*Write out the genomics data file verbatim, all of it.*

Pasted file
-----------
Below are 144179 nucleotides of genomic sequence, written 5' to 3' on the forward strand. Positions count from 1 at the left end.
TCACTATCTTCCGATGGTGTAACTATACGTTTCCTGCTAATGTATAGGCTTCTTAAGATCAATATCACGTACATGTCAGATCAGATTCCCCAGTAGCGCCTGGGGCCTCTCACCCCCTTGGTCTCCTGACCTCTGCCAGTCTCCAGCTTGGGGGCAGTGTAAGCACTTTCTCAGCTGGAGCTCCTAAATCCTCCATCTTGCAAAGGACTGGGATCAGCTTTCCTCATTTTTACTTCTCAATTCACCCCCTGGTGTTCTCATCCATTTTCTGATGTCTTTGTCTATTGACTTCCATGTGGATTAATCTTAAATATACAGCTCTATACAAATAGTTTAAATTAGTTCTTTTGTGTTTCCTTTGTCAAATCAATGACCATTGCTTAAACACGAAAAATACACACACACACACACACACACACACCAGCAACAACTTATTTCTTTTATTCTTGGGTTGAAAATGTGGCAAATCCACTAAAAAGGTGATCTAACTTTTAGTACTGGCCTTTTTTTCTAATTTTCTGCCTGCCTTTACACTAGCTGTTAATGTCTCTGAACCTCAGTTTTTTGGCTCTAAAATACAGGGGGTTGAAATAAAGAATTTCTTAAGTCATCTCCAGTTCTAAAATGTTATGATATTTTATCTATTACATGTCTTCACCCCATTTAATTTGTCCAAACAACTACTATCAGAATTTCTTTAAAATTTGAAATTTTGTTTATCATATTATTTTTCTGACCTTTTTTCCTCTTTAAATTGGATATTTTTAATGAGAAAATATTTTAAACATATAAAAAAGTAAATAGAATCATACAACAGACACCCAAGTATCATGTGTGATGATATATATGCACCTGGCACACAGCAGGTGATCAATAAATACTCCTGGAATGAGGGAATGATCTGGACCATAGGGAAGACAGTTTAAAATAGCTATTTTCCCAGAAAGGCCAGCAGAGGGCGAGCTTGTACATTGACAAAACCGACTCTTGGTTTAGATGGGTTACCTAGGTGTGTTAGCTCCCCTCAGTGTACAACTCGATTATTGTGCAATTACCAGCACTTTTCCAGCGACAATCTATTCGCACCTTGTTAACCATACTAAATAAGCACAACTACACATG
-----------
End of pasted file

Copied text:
Below are 144179 nucleotides of genomic sequence, written 5' to 3' on the forward strand. Positions count from 1 at the left end.
TCACTATCTTCCGATGGTGTAACTATACGTTTCCTGCTAATGTATAGGCTTCTTAAGATCAATATCACGTACATGTCAGATCAGATTCCCCAGTAGCGCCTGGGGCCTCTCACCCCCTTGGTCTCCTGACCTCTGCCAGTCTCCAGCTTGGGGGCAGTGTAAGCACTTTCTCAGCTGGAGCTCCTAAATCCTCCATCTTGCAAAGGACTGGGATCAGCTTTCCTCATTTTTACTTCTCAATTCACCCCCTGGTGTTCTCATCCATTTTCTGATGTCTTTGTCTATTGACTTCCATGTGGATTAATCTTAAATATACAGCTCTATACAAATAGTTTAAATTAGTTCTTTTGTGTTTCCTTTGTCAAATCAATGACCATTGCTTAAACACGAAAAATACACACACACACACACACACACACACCAGCAACAACTTATTTCTTTTATTCTTGGGTTGAAAATGTGGCAAATCCACTAAAAAGGTGATCTAACTTTTAGTACTGGCCTTTTTTTCTAATTTTCTGCCTGCCTTTACACTAGCTGTTAATGTCTCTGAACCTCAGTTTTTTGGCTCTAAAATACAGGGGGTTGAAATAAAGAATTTCTTAAGTCATCTCCAGTTCTAAAATGTTATGATATTTTATCTATTACATGTCTTCACCCCATTTAATTTGTCCAAACAACTACTATCAGAATTTCTTTAAAATTTGAAATTTTGTTTATCATATTATTTTTCTGACCTTTTTTCCTCTTTAAATTGGATATTTTTAATGAGAAAATATTTTAAACATATAAAAAAGTAAATAGAATCATACAACAGACACCCAAGTATCATGTGTGATGATATATATGCACCTGGCACACAGCAGGTGATCAATAAATACTCCTGGAATGAGGGAATGATCTGGACCATAGGGAAGACAGTTTAAAATAGCTATTTTCCCAGAAAGGCCAGCAGAGGGCGAGCTTGTACATTGACAAAACCGACTCTTGGTTTAGATGGGTTACCTAGGTGTGTTAGCTCCCCTCAGTGTACAACTCGATTATTGTGCAATTACCAGCACTTTTCCAGCGACAATCTATTCGCACCTTGTTAACCATACTAAATAAGCACAACTACACATG